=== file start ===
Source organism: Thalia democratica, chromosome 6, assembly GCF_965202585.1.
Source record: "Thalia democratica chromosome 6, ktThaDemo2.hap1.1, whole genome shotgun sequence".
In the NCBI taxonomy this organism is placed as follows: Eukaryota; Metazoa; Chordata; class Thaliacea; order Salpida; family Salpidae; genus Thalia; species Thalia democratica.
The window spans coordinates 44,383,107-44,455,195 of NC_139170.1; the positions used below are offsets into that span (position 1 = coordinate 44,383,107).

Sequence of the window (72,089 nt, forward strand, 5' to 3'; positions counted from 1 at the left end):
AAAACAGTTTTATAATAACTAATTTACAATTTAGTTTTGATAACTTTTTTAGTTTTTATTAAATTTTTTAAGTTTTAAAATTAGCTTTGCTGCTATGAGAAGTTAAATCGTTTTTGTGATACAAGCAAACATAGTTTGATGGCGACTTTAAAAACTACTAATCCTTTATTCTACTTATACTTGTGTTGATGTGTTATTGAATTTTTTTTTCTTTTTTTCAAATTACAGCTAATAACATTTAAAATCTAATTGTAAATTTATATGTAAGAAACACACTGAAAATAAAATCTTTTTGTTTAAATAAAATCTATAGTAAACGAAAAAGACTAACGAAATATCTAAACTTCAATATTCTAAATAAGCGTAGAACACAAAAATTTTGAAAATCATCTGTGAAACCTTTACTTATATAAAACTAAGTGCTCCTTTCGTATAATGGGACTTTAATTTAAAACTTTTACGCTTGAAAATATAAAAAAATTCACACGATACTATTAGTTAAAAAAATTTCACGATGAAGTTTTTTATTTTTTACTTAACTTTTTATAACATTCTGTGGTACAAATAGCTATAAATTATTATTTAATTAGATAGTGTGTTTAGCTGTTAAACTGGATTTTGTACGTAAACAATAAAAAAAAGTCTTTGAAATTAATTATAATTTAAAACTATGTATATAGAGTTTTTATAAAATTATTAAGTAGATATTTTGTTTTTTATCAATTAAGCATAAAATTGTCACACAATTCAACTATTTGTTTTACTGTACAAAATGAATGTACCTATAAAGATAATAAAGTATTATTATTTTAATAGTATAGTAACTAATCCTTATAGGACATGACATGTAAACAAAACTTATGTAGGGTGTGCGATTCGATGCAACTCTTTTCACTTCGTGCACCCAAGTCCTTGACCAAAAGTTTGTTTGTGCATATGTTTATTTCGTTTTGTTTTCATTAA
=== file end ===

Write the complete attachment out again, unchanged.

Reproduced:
Source organism: Thalia democratica, chromosome 6, assembly GCF_965202585.1.
Source record: "Thalia democratica chromosome 6, ktThaDemo2.hap1.1, whole genome shotgun sequence".
In the NCBI taxonomy this organism is placed as follows: Eukaryota; Metazoa; Chordata; class Thaliacea; order Salpida; family Salpidae; genus Thalia; species Thalia democratica.
The window spans coordinates 44,383,107-44,455,195 of NC_139170.1; the positions used below are offsets into that span (position 1 = coordinate 44,383,107).

Sequence of the window (72,089 nt, forward strand, 5' to 3'; positions counted from 1 at the left end):
AAAACAGTTTTATAATAACTAATTTACAATTTAGTTTTGATAACTTTTTTAGTTTTTATTAAATTTTTTAAGTTTTAAAATTAGCTTTGCTGCTATGAGAAGTTAAATCGTTTTTGTGATACAAGCAAACATAGTTTGATGGCGACTTTAAAAACTACTAATCCTTTATTCTACTTATACTTGTGTTGATGTGTTATTGAATTTTTTTTTCTTTTTTTCAAATTACAGCTAATAACATTTAAAATCTAATTGTAAATTTATATGTAAGAAACACACTGAAAATAAAATCTTTTTGTTTAAATAAAATCTATAGTAAACGAAAAAGACTAACGAAATATCTAAACTTCAATATTCTAAATAAGCGTAGAACACAAAAATTTTGAAAATCATCTGTGAAACCTTTACTTATATAAAACTAAGTGCTCCTTTCGTATAATGGGACTTTAATTTAAAACTTTTACGCTTGAAAATATAAAAAAATTCACACGATACTATTAGTTAAAAAAATTTCACGATGAAGTTTTTTATTTTTTACTTAACTTTTTATAACATTCTGTGGTACAAATAGCTATAAATTATTATTTAATTAGATAGTGTGTTTAGCTGTTAAACTGGATTTTGTACGTAAACAATAAAAAAAAGTCTTTGAAATTAATTATAATTTAAAACTATGTATATAGAGTTTTTATAAAATTATTAAGTAGATATTTTGTTTTTTATCAATTAAGCATAAAATTGTCACACAATTCAACTATTTGTTTTACTGTACAAAATGAATGTACCTATAAAGATAATAAAGTATTATTATTTTAATAGTATAGTAACTAATCCTTATAGGACATGACATGTAAACAAAACTTATGTAGGGTGTGCGATTCGATGCAACTCTTTTCACTTCGTGCACCCAAGTCCTTGACCAAAAGTTTGTTTGTGCATATGTTTATTTCGTTTTGTTTTCATTAA